Every summer hundreds of basking sharks used to visit the Isle of Man, but recently there have been fewer and fewer. This year people have spotted just fifteen. Is it because numbers are declining or are they going elsewhere?

Meanwhile, in County Clare in the West of Ireland, hundreds have been seen this week circling in the water.

Courting basking sharks in Ireland. Photo credit: Simon Berrow/IBSG

There are several reasons that the sharks may be avoiding the Isle of Man, including: not enough plankton to eat, warming water, too much boat activity, windfarms causing more silt in the water, or that they don’t like the electromagnetic signals given off from a new underwater high-voltage cable. Unlike in Ireland, the sharks are protected in Manx waters. The UK also protects the basking shark in coastal waters, up to 12 nautical miles offshore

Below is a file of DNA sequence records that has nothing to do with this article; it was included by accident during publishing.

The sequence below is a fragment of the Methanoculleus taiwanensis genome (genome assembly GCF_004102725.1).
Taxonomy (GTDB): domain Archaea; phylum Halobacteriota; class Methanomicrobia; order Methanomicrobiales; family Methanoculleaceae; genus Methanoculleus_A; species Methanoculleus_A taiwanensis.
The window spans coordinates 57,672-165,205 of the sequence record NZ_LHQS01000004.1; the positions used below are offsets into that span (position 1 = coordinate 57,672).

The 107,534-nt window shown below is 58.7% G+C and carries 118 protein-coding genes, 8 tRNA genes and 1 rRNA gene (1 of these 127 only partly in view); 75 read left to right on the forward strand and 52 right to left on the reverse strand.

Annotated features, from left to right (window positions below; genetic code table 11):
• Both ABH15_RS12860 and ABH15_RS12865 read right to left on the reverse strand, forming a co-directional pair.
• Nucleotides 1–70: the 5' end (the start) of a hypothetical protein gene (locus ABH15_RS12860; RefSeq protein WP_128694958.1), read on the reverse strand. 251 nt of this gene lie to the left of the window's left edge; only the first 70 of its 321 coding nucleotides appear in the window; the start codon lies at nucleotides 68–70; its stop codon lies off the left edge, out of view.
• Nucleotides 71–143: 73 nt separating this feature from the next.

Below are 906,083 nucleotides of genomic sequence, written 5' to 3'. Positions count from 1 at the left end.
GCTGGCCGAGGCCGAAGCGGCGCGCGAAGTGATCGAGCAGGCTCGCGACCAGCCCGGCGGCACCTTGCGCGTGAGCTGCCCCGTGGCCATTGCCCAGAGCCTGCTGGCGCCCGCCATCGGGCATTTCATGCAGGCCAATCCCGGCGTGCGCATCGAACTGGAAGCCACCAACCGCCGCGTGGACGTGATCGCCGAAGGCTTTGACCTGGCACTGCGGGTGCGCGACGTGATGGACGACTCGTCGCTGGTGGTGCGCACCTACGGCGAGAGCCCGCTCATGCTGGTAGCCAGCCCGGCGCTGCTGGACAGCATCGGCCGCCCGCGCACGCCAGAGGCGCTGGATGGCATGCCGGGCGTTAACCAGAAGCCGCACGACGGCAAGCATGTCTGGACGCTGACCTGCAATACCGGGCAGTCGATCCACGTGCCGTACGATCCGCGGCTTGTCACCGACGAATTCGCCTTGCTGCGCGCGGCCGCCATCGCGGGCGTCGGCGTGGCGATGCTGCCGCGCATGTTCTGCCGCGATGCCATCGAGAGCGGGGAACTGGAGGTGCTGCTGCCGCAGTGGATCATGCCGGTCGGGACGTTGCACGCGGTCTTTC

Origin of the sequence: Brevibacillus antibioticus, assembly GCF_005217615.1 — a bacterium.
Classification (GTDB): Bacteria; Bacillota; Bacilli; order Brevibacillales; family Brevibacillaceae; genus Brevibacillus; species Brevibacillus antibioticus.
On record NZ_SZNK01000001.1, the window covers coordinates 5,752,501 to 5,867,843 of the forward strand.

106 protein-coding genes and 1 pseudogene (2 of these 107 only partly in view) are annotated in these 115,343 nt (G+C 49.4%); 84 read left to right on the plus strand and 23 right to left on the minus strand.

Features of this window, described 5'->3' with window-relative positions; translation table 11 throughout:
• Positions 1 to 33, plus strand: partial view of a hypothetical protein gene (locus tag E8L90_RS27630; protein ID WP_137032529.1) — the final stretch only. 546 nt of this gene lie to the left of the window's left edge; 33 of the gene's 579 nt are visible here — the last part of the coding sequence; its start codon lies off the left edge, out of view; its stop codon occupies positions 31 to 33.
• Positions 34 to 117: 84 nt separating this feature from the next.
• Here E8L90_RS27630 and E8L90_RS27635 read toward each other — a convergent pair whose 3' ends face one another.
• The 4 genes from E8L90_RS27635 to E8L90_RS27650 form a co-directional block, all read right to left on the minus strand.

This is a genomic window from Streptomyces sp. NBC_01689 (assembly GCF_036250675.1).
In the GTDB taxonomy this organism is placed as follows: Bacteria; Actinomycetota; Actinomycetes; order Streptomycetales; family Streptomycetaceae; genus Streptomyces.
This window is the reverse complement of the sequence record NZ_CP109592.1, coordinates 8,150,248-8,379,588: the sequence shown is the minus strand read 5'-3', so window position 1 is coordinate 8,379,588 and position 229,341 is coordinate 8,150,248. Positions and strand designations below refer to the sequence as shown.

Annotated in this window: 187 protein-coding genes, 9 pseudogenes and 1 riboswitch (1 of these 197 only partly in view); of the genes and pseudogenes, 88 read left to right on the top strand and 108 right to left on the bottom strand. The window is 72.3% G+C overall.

Researchers have found that some sharks stick around the Isle of Man permanently whilst others migrate north to Scotland and Norway and south as far as Morocco.

Basking sharks are endangered. They are the second largest shark after the whale shark growing up to 11 metres long and weighing up to 7 tonnes.

Historically Norwegian, Scottish and Irish fishing fleets caught basking sharks for their enormous livers, fins and meat. This meant that populations in the North-East Atlantic were dramatically reduced. They are still at risk of bycatch by trawlers, collisions with ships and the shark fin trade.

Further Reading

Manx Basking Shark Watch

The Irish Basking Shark Group

Dolton et al “Assessing the significance of Isle of Man waters for the basking shark (Cetorhinus maximus)” . ESR 41:209-223 (2020)   

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